“God is truth. All who seek truth seek God, whether this is clear to them or not.” This has become one of the most famous statements of the German Jewish philosopher and Catholic convert Edith Stein, who is now known as Saint Teresa Benedicta of the Cross. Her words point toward the unity of faith and reason, as well as toward the experience of those who, like Teresa Benedicta, travel richly intellectual paths toward the Church. However, they also illuminate a principle of education: responding to truth is a personal matter. To affirm this principle is not to assert that what we call “truth” ultimately reduces to personal opinion. Rather, it is to recognize that learning is fundamentally oriented toward relationship with God.
One consequence of this principle is, of course, that religious education is vitally important. Teresa Benedicta writes that “the most urgent duty” of an educator is “to open the child’s path to God.” Theologians and catechists clearly exemplify this role, since their lessons are explicitly focused on God Himself and our relationship to Him. But her words illuminate a way in which all teachers and disciplines can potentially help to open the student’s path toward God insofar as they further the student’s pursuit of truth. Studying infinity and set theory in mathematics may set one student on a path toward God, while studying Dostoevsky’s The Brothers Karamazov may do more to cultivate another student’s faith. For Teresa Benedicta, education is a matter of the lifelong formation of the soul, and God Himself is the true educator. Teachers are instruments in His hands as He forms souls and calls them to Himself.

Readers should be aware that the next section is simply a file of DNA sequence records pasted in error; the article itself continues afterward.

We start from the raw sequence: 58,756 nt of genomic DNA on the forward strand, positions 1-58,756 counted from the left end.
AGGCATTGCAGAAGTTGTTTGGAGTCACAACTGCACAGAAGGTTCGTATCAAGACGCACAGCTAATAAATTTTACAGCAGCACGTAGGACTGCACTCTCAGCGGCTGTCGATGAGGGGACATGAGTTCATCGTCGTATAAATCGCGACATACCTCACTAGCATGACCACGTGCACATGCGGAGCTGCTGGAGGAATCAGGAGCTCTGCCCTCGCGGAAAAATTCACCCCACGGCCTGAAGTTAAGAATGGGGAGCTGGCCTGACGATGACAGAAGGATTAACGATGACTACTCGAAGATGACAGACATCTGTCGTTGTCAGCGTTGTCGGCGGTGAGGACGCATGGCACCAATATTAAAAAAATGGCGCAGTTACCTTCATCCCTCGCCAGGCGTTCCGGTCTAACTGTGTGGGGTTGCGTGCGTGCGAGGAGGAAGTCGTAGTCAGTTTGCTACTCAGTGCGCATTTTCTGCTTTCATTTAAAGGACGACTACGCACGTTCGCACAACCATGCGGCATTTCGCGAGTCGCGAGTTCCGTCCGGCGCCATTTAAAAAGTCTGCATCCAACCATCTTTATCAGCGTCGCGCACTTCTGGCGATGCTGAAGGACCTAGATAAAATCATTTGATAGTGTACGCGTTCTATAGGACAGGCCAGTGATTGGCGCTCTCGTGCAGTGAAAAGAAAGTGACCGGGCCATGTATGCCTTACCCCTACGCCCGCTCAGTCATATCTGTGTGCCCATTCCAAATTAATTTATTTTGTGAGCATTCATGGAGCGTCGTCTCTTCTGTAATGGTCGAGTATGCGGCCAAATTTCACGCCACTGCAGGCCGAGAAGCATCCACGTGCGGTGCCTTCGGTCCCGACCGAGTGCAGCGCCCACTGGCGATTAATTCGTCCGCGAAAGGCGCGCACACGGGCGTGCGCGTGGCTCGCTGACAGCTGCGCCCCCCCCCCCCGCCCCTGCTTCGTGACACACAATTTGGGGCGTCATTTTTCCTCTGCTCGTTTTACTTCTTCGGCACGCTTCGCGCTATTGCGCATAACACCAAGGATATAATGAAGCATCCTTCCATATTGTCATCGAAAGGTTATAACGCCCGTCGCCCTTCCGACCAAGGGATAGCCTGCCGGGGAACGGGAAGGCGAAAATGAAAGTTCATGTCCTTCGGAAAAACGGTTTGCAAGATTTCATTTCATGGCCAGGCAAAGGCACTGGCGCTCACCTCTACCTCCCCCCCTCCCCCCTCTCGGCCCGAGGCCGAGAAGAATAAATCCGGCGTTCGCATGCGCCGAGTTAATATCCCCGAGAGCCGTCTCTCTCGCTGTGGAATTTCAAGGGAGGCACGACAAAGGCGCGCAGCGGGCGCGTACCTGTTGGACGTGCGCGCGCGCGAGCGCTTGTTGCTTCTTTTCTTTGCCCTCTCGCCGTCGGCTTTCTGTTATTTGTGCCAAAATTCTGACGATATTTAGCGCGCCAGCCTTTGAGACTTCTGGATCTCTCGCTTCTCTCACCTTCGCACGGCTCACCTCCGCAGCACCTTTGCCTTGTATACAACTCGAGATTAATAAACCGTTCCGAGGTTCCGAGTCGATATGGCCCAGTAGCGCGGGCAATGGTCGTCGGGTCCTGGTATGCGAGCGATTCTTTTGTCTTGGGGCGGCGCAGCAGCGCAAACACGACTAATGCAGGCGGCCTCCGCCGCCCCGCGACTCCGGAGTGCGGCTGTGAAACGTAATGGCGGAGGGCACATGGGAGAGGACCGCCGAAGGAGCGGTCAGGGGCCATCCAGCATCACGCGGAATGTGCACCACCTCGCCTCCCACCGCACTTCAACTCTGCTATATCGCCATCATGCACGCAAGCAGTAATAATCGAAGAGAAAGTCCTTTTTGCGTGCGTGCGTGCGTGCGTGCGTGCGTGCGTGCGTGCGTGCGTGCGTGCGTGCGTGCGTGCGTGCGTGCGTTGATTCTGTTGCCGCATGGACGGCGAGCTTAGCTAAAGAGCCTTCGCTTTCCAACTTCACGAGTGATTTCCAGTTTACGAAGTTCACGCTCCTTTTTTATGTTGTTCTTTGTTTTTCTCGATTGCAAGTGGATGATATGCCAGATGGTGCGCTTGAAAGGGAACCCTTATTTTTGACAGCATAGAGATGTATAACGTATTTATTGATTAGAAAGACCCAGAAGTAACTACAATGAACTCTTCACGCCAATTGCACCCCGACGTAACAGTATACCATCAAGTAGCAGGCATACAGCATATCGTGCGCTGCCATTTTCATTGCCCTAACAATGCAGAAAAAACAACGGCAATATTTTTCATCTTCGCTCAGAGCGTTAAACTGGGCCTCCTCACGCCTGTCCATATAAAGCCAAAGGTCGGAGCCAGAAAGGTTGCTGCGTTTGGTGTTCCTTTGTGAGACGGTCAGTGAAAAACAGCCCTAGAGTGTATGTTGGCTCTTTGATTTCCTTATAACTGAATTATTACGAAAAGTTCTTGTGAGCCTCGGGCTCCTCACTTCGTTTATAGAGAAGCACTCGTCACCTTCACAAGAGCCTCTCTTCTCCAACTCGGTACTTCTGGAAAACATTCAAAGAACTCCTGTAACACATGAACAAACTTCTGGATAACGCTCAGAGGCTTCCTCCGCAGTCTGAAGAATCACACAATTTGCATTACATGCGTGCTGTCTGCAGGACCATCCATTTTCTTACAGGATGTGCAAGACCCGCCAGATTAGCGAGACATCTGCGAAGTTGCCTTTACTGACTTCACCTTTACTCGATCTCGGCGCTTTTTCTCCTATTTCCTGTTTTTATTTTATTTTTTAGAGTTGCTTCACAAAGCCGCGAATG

This principle also provides a helpful guide for avoiding two extreme pedagogical frameworks. The first of these extremes can be characterized as mechanistic: students are equipped with more or less efficient learning systems into which information can be fed and then transformed into productive output. This model glosses over the spiritual interior of the student and instead prioritizes the potential yield of educational investments. The other extreme can be characterized as hyper-subjective, or narcissistic: students are self-actualizing, totally unique beings who ought to freely-select the resources they need in order to fully become themselves. This model focuses on the student’s own self-perception and desires without contextualizing the individual in a broader reality.
As a teacher herself, as well as a lecturer on education, Teresa Benedicta was keenly aware of the dangers of such flawed pedagogical models. She wrote extensively about the philosophical anthropologies active in contemporary education and dedicated herself to correcting their errors, both in theory and in practice. Her writings critique materialist and utilitarian approaches to the person, instead affirming the uniqueness of each individual person while simultaneously emphasizing the universal call to holiness that requires assent to Truth Himself.
Saint Teresa Benedicta provides a powerful model for our times. Her writings on education are particularly relevant to those working to revive a rich Catholic approach to education in schools and universities today. And her relentless pursuit of truth, which is especially evident in her spiritual and philosophical writings, serves as inspiration for those who seek to deepen their faith through continual intellectual formation. Saint Teresa Benedicta of the Cross, pray for us.